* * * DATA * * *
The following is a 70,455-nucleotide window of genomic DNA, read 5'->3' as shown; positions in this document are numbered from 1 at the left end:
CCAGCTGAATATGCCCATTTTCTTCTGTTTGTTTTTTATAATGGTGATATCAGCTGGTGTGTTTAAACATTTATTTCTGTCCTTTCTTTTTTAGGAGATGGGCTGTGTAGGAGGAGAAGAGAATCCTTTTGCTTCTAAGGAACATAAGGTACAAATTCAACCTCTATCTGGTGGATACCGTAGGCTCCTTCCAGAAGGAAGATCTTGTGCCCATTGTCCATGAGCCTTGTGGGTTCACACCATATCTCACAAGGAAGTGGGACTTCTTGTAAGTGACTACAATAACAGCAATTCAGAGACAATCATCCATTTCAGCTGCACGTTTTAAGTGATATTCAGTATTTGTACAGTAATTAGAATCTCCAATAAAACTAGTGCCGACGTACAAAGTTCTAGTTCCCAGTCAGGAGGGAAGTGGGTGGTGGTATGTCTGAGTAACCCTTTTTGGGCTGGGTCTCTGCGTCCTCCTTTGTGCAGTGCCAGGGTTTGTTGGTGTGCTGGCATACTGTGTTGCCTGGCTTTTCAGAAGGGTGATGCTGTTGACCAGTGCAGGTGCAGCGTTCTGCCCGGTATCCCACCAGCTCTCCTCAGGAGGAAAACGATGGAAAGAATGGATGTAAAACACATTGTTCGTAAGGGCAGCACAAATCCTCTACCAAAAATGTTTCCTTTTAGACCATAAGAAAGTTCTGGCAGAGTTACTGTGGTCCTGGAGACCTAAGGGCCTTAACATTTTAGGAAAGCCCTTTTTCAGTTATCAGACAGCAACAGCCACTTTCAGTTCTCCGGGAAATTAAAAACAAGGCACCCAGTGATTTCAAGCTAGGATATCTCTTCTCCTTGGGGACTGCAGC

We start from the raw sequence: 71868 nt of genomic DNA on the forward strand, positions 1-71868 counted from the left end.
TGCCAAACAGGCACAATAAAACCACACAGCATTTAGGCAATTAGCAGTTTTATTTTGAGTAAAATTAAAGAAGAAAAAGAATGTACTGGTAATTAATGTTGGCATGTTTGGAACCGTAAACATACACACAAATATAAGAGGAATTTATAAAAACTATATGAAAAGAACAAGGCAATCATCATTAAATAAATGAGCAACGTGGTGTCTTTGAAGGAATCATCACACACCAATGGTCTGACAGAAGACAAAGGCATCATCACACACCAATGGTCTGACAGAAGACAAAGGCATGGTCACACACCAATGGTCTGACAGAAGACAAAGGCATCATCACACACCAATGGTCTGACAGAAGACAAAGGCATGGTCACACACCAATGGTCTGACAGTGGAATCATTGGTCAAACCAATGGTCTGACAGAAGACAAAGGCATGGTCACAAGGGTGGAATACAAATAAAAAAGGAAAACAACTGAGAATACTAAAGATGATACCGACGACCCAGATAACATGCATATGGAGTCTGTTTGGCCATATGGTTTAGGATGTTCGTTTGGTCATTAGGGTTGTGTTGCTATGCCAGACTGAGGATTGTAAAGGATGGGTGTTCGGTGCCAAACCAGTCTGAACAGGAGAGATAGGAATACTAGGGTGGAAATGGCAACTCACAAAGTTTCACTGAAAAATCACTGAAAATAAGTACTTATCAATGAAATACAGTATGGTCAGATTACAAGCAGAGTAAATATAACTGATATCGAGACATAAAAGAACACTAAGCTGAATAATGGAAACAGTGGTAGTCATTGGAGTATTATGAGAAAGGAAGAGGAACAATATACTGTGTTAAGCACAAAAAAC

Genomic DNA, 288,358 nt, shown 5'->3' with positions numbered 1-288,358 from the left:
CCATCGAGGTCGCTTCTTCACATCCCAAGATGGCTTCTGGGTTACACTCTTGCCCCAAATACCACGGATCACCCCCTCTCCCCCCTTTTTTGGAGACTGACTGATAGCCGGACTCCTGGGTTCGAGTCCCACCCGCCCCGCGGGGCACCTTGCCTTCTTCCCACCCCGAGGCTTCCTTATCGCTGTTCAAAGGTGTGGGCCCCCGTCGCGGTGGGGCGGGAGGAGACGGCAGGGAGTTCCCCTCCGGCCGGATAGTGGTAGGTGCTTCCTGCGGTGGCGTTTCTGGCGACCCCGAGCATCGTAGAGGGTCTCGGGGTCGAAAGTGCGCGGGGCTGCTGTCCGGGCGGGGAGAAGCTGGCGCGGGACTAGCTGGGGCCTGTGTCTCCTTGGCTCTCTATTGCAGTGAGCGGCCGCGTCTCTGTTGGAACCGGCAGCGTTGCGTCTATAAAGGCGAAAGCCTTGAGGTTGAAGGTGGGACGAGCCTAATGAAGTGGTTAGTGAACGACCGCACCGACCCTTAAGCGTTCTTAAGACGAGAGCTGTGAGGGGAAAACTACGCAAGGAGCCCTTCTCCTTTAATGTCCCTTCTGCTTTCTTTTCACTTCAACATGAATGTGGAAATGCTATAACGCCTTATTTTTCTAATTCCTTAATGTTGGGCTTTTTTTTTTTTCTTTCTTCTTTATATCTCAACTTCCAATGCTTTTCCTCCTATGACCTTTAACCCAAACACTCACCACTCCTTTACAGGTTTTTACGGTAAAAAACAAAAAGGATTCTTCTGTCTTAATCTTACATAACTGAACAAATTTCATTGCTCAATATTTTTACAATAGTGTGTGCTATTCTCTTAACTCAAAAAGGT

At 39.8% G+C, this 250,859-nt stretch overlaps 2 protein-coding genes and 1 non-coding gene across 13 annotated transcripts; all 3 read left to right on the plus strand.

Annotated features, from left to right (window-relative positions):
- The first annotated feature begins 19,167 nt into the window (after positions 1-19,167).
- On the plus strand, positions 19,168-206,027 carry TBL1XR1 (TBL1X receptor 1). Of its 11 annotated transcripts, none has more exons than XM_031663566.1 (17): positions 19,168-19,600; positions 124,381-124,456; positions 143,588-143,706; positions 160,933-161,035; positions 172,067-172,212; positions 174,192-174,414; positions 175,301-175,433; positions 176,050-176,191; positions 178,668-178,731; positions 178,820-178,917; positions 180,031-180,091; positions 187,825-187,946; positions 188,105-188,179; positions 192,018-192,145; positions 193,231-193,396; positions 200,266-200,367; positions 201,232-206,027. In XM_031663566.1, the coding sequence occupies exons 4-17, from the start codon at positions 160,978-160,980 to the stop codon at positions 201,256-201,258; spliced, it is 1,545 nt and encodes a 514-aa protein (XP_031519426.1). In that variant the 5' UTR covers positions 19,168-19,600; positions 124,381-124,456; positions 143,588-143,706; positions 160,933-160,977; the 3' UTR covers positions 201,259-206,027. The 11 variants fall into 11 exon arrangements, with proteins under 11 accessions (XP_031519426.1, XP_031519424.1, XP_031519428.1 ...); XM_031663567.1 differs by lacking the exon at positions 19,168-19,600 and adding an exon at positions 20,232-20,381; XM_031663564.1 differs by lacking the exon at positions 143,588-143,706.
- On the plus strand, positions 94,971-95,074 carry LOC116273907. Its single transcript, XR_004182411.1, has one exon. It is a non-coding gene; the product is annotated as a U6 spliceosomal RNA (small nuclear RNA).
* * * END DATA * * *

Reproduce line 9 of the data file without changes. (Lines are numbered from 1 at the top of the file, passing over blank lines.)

- The first annotated feature begins 19,167 nt into the window (after positions 1-19,167).